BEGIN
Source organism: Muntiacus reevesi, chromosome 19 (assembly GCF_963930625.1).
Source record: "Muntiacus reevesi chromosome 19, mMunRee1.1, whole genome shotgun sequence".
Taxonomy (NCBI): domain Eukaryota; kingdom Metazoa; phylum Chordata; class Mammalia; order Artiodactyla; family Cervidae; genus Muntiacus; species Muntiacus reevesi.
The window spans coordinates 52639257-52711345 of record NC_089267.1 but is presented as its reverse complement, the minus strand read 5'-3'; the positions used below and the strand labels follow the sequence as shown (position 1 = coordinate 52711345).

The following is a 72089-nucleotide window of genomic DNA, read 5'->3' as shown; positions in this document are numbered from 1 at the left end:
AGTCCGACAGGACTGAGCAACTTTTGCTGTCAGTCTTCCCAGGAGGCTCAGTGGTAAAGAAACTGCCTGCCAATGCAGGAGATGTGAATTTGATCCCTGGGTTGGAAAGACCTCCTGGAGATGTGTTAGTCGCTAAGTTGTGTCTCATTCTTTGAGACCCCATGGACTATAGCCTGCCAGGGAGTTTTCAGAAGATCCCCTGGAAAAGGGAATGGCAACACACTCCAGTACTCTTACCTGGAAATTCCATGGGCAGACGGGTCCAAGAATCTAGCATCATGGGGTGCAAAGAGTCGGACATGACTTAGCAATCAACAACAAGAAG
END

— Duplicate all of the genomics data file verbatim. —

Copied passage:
Source organism: Muntiacus reevesi, chromosome 19 (assembly GCF_963930625.1).
Source record: "Muntiacus reevesi chromosome 19, mMunRee1.1, whole genome shotgun sequence".
Taxonomy (NCBI): domain Eukaryota; kingdom Metazoa; phylum Chordata; class Mammalia; order Artiodactyla; family Cervidae; genus Muntiacus; species Muntiacus reevesi.
The window spans coordinates 52639257-52711345 of record NC_089267.1 but is presented as its reverse complement, the minus strand read 5'-3'; the positions used below and the strand labels follow the sequence as shown (position 1 = coordinate 52711345).

The following is a 72089-nucleotide window of genomic DNA, read 5'->3' as shown; positions in this document are numbered from 1 at the left end:
AGTCCGACAGGACTGAGCAACTTTTGCTGTCAGTCTTCCCAGGAGGCTCAGTGGTAAAGAAACTGCCTGCCAATGCAGGAGATGTGAATTTGATCCCTGGGTTGGAAAGACCTCCTGGAGATGTGTTAGTCGCTAAGTTGTGTCTCATTCTTTGAGACCCCATGGACTATAGCCTGCCAGGGAGTTTTCAGAAGATCCCCTGGAAAAGGGAATGGCAACACACTCCAGTACTCTTACCTGGAAATTCCATGGGCAGACGGGTCCAAGAATCTAGCATCATGGGGTGCAAAGAGTCGGACATGACTTAGCAATCAACAACAAGAAG